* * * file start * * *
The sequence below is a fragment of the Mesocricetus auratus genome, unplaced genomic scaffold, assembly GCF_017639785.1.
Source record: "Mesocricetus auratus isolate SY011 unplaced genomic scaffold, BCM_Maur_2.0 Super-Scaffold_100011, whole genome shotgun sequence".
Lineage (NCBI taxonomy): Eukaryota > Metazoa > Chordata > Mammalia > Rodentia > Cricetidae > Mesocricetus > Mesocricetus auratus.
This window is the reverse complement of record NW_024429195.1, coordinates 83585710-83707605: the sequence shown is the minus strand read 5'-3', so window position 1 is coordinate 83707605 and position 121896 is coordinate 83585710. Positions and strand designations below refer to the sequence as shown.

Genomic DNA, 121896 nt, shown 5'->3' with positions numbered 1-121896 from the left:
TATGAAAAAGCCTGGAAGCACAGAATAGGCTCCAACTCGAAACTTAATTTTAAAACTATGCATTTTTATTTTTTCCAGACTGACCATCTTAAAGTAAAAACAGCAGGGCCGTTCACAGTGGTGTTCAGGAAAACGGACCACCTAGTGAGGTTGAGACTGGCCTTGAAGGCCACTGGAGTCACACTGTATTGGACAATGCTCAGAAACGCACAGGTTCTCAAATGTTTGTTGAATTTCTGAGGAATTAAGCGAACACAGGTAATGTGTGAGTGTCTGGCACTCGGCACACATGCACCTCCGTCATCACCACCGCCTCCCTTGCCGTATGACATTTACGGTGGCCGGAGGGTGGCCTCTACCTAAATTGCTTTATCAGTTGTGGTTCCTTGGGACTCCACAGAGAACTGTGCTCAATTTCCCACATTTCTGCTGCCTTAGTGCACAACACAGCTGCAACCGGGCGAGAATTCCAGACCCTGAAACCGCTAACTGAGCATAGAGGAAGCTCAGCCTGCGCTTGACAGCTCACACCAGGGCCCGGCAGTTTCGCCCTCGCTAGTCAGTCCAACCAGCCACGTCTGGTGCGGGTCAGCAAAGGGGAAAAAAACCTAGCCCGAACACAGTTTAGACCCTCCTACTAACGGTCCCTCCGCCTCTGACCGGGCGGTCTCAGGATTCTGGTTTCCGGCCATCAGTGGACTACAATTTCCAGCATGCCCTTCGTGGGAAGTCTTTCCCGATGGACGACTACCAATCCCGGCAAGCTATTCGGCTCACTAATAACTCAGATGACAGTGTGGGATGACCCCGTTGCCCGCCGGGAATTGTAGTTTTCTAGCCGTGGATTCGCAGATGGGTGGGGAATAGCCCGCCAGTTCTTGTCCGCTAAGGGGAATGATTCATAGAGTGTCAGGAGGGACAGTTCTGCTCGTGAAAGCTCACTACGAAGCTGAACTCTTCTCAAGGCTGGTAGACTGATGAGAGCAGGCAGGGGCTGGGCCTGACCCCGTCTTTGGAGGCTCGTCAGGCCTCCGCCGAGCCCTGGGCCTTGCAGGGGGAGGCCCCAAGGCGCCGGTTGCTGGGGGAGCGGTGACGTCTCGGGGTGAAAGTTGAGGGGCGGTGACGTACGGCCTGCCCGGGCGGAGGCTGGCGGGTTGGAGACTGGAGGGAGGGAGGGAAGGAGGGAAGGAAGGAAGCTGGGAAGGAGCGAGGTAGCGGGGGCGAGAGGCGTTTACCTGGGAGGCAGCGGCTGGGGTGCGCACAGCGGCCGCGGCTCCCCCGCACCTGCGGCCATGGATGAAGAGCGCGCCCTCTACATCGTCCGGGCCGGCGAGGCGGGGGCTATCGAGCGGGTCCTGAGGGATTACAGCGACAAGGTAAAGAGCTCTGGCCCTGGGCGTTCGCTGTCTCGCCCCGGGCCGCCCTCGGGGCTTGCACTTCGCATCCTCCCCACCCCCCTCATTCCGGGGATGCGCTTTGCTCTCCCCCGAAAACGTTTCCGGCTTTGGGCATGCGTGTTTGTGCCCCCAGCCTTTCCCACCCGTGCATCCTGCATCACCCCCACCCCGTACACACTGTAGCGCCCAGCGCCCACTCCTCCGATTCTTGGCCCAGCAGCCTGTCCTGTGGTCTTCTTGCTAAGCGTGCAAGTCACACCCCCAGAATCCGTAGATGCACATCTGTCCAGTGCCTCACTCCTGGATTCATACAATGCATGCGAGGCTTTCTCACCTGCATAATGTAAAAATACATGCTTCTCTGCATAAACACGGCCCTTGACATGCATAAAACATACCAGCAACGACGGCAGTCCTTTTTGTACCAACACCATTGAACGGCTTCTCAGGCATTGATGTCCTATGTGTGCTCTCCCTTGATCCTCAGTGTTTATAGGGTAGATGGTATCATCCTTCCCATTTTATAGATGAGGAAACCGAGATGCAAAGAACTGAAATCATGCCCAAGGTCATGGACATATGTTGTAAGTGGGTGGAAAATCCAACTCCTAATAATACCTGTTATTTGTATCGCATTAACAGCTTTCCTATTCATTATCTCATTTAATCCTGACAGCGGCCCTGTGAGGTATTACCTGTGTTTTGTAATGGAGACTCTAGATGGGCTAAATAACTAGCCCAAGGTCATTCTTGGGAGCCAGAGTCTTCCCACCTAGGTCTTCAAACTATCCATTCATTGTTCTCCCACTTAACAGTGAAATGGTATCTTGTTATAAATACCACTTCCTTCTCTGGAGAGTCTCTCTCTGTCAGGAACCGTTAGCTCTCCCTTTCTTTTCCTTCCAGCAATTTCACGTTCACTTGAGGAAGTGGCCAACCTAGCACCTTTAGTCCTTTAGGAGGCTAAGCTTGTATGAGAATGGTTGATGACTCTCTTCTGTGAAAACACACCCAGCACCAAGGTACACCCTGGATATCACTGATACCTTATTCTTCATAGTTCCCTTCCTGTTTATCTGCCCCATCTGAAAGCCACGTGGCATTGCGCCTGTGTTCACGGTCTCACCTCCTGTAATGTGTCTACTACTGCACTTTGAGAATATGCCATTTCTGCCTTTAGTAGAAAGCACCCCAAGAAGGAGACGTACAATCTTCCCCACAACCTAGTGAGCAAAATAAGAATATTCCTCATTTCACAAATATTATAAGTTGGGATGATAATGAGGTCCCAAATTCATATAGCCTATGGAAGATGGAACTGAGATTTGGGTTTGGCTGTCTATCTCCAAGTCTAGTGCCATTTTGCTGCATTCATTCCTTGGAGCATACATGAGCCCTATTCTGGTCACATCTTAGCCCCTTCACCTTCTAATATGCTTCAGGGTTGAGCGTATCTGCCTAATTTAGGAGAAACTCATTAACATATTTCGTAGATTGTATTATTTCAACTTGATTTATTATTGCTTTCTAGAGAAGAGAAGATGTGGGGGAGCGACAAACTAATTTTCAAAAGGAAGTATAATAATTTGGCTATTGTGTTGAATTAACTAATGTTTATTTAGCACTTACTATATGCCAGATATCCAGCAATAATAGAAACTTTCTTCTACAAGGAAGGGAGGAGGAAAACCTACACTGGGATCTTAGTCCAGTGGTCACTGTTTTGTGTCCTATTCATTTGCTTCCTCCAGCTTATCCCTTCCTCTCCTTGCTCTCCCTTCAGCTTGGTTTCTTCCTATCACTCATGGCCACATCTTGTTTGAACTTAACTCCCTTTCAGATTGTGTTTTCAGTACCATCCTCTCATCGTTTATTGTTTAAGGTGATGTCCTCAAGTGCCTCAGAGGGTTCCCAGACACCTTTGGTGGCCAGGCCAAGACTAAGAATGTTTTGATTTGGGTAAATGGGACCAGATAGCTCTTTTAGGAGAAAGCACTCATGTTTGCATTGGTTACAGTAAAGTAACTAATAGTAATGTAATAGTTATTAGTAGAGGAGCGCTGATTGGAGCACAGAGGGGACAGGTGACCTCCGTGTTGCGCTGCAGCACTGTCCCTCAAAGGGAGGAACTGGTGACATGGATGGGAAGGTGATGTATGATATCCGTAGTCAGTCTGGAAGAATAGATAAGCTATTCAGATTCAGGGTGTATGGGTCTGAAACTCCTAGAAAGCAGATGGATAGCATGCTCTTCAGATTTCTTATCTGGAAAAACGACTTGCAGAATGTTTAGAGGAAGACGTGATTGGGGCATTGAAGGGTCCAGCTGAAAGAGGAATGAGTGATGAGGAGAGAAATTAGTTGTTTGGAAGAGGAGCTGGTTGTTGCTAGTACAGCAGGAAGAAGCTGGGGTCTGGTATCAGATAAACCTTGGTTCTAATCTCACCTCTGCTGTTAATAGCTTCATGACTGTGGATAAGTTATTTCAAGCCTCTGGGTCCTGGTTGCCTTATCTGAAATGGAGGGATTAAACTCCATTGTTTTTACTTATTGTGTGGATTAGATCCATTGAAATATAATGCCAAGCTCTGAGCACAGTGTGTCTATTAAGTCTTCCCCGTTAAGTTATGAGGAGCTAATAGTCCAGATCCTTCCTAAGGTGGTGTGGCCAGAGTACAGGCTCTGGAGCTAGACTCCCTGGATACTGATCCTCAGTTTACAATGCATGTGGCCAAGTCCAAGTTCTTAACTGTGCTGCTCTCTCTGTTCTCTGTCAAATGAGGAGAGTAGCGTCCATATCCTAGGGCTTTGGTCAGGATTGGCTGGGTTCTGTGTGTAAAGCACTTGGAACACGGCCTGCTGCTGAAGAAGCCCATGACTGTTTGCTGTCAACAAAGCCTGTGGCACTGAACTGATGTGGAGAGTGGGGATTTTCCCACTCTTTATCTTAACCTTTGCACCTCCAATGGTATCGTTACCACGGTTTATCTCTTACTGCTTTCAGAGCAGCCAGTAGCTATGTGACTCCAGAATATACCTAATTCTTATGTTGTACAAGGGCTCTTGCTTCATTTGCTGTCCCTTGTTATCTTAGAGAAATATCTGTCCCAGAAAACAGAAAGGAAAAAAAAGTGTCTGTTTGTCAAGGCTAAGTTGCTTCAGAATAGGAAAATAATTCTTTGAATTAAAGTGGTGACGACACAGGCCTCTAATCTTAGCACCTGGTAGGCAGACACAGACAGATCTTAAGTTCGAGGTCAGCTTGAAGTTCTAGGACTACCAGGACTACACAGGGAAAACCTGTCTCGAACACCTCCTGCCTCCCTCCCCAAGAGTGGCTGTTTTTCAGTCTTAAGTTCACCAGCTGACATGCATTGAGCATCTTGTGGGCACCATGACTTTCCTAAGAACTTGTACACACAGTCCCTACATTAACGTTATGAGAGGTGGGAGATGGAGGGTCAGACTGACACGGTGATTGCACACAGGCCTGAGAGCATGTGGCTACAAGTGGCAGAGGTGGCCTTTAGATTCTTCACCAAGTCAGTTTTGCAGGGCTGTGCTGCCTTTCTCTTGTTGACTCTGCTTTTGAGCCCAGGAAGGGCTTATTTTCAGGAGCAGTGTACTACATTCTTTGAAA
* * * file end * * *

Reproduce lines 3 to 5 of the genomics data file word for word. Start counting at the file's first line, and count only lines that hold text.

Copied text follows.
Lineage (NCBI taxonomy): Eukaryota > Metazoa > Chordata > Mammalia > Rodentia > Cricetidae > Mesocricetus > Mesocricetus auratus.
This window is the reverse complement of record NW_024429195.1, coordinates 83585710-83707605: the sequence shown is the minus strand read 5'-3', so window position 1 is coordinate 83707605 and position 121896 is coordinate 83585710. Positions and strand designations below refer to the sequence as shown.

Genomic DNA, 121896 nt, shown 5'->3' with positions numbered 1-121896 from the left: